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Journal Articles Journal of Applied Geophysics Year : 2003

Removal of power-line harmonics from proton magnetic resonance measurements


The Magnetic Resonance Sounding (MRS) method is based on the resonance behaviour of proton magnetic moments in the geomagnetic field. The main distinction between MRS and other geophysical methods is that it measures the magnetic resonance signal directly from groundwater molecules, making it a selective tool sensitive to groundwater. As the signal generated by the protons is very small, the method is also sensitive to electromagnetic interference (noise) and this is one of the major limitations for practical application. The frequency of the magnetic resonance signal (the Larmor frequency) is directly proportional to the magnitude of the geomagnetic field and varies between 800 and 2800 Hz around the globe. Whilst natural noise within this frequency range is generally not very large (excepting magnetic storms or other temporary disturbances), the level of cultural noise (electrical power lines, generators, etc.) may be very high. In order to improve performance, three existing filtering techniques were adapted to processing MRS measurements: block subtraction, sinusoid subtraction and notch filtering. The first two are subtraction techniques capable of suppressing stationary power-line noise without distorting or attenuating the signal of interest, both involve subtracting an estimate of the harmonic component but differ in the way the component is estimated. The block subtraction method consists of ascertaining the power-line noise (or “noise block”) from a record of the noise alone, and then subtracting this block from a record containing both the noise and the signal. The sinusoid subtraction method is based on the calculation of the amplitude, frequency and phase of power-line harmonics using noise records. The notch filtering method does not require knowledge of the power-line harmonic parameters but it may cause distortion of the measured signal. During the study, it was found that, in the investigated frequency range, the electromagnetic noise produced by electrical power lines was much less stable and regular than expected. The proportion of 50 Hz harmonics (regular part) in the noise energy is site-dependent and may vary between 20% and 50%. Whilst the power-line harmonics are seen clearly on the noise spectra, the amplitude and frequency of each harmonic may vary significantly from one record to another. Under these conditions, any block subtraction scheme based on a high noise regularity cannot be used systematically. The sinusoid subtraction is generally more efficient than the block subtraction and its application allows noise reduction by a factor of up to nearly 5. The notch filtering technique was studied further using a synthetic signal mixed with real noise and the results show that the noise can be reduced by factors of 2–10. The efficiency of the investigated filtering techniques is site-dependent. Three important factors define how successfully noise can be filtered from the signal record: the difference between the Larmor frequency and the nearest power-line harmonic frequency; the relaxation time of the magnetic resonance signal; and the proportion of the regular part of the noise spectrum. In most cases though, the improvement achieved in the critical signal-to-noise ratio (S/N) (5- to 8-fold on average) enables MRS application to be extended towards more noisy areas. The efficiency of the notch filtering technique applied to MRS measurements is demonstrated by a field example from France.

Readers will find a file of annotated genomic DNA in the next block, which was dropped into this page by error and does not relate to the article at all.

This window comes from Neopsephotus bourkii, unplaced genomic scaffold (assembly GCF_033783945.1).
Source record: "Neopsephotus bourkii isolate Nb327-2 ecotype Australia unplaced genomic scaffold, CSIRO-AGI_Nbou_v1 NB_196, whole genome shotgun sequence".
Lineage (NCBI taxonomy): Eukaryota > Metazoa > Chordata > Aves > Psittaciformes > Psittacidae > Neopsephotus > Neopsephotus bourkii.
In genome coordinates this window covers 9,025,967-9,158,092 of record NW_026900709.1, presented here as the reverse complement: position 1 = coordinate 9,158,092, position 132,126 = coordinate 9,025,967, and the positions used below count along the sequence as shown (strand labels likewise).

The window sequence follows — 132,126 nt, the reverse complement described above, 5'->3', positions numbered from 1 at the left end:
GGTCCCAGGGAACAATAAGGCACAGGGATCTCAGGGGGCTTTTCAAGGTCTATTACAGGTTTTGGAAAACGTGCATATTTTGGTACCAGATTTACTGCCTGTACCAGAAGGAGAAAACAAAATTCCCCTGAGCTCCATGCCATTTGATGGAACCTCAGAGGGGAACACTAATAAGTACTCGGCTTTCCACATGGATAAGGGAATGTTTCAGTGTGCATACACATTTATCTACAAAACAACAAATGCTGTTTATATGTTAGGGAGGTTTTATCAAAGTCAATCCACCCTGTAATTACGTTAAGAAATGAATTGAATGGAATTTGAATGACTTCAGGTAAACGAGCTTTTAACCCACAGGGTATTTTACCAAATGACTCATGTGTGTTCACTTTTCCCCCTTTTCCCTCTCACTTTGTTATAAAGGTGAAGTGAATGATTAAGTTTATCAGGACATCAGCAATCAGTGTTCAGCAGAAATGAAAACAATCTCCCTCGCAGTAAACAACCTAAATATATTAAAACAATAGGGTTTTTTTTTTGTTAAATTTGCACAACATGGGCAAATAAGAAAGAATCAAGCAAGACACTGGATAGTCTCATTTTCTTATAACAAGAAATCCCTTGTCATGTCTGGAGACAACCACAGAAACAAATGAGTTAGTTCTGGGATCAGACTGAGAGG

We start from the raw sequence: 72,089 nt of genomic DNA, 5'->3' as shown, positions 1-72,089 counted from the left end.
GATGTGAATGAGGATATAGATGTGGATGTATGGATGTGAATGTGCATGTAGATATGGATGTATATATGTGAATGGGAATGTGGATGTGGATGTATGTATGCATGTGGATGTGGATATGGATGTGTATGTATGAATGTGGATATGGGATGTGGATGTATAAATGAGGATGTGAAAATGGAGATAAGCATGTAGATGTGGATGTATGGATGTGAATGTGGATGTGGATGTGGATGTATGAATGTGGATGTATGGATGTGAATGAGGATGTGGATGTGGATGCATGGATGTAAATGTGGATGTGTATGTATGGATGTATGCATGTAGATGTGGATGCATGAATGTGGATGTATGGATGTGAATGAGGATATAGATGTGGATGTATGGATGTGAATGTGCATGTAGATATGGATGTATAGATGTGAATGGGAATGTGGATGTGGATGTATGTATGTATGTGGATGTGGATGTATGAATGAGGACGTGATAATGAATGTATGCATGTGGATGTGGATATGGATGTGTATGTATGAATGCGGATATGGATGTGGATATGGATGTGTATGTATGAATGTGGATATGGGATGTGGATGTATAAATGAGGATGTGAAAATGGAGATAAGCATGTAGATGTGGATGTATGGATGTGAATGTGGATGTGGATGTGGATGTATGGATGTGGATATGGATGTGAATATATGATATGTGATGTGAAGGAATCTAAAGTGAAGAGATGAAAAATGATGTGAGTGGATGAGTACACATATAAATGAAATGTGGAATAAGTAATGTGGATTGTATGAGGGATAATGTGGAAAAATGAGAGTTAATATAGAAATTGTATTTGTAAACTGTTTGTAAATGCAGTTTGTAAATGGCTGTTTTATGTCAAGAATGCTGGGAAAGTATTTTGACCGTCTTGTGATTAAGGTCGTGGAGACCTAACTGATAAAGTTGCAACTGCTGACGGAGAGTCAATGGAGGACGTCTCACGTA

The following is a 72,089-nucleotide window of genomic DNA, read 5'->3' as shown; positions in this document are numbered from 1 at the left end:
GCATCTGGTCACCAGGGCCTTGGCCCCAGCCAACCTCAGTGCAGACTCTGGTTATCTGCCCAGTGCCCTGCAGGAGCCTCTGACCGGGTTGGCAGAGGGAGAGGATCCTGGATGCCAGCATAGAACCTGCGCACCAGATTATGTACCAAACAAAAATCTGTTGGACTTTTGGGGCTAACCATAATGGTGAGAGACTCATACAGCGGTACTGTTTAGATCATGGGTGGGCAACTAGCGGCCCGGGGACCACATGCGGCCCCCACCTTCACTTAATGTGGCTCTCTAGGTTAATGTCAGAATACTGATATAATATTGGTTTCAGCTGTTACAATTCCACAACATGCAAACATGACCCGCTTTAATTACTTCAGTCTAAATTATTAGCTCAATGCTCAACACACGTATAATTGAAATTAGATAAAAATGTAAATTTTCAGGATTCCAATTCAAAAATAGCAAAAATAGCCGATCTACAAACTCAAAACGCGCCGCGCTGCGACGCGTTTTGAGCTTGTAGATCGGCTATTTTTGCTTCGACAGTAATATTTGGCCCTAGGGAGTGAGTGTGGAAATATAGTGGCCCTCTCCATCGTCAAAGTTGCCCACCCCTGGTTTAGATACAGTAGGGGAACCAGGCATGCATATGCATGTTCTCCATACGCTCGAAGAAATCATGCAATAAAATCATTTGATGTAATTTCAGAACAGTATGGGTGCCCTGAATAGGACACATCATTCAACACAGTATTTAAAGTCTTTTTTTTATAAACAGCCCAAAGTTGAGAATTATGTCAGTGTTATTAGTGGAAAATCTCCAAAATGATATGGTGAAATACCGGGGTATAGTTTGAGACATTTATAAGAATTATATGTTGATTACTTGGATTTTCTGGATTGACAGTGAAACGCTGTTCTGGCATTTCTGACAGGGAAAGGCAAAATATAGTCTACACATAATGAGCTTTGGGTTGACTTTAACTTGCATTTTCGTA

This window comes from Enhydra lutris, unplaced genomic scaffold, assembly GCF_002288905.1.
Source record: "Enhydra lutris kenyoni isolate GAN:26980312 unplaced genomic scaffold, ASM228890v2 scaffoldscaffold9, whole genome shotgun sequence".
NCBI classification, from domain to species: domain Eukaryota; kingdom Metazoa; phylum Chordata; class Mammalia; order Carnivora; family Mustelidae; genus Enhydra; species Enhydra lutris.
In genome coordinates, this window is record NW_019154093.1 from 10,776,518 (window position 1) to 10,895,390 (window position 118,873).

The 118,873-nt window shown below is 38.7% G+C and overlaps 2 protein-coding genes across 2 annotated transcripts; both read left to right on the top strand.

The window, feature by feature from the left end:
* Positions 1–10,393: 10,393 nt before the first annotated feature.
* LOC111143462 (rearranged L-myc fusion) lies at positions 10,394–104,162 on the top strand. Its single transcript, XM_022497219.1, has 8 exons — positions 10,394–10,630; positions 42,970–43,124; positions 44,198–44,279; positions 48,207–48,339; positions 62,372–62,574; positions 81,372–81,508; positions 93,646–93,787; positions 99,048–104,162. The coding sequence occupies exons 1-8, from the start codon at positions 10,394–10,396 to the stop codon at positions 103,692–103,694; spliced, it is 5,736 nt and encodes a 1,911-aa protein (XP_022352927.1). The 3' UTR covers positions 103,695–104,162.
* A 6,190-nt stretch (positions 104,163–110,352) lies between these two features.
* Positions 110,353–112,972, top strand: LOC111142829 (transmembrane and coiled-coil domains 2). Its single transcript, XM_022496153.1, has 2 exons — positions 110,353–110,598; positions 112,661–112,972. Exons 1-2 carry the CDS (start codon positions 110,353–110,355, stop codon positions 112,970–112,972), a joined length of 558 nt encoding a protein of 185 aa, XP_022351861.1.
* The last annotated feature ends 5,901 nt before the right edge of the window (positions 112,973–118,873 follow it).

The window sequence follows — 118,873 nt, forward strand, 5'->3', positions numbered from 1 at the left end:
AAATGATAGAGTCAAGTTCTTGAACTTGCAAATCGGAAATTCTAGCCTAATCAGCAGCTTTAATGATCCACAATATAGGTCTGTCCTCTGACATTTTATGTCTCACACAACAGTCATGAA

Earth Sciences
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Dates and versions

hal-04083332 , version 1 (27-04-2023)



A Legchenko, P Valla. Removal of power-line harmonics from proton magnetic resonance measurements. Journal of Applied Geophysics, 2003, 53 (2-3), pp.103-120. ⟨10.1016/S0926-9851(03)00041-7⟩. ⟨hal-04083332⟩


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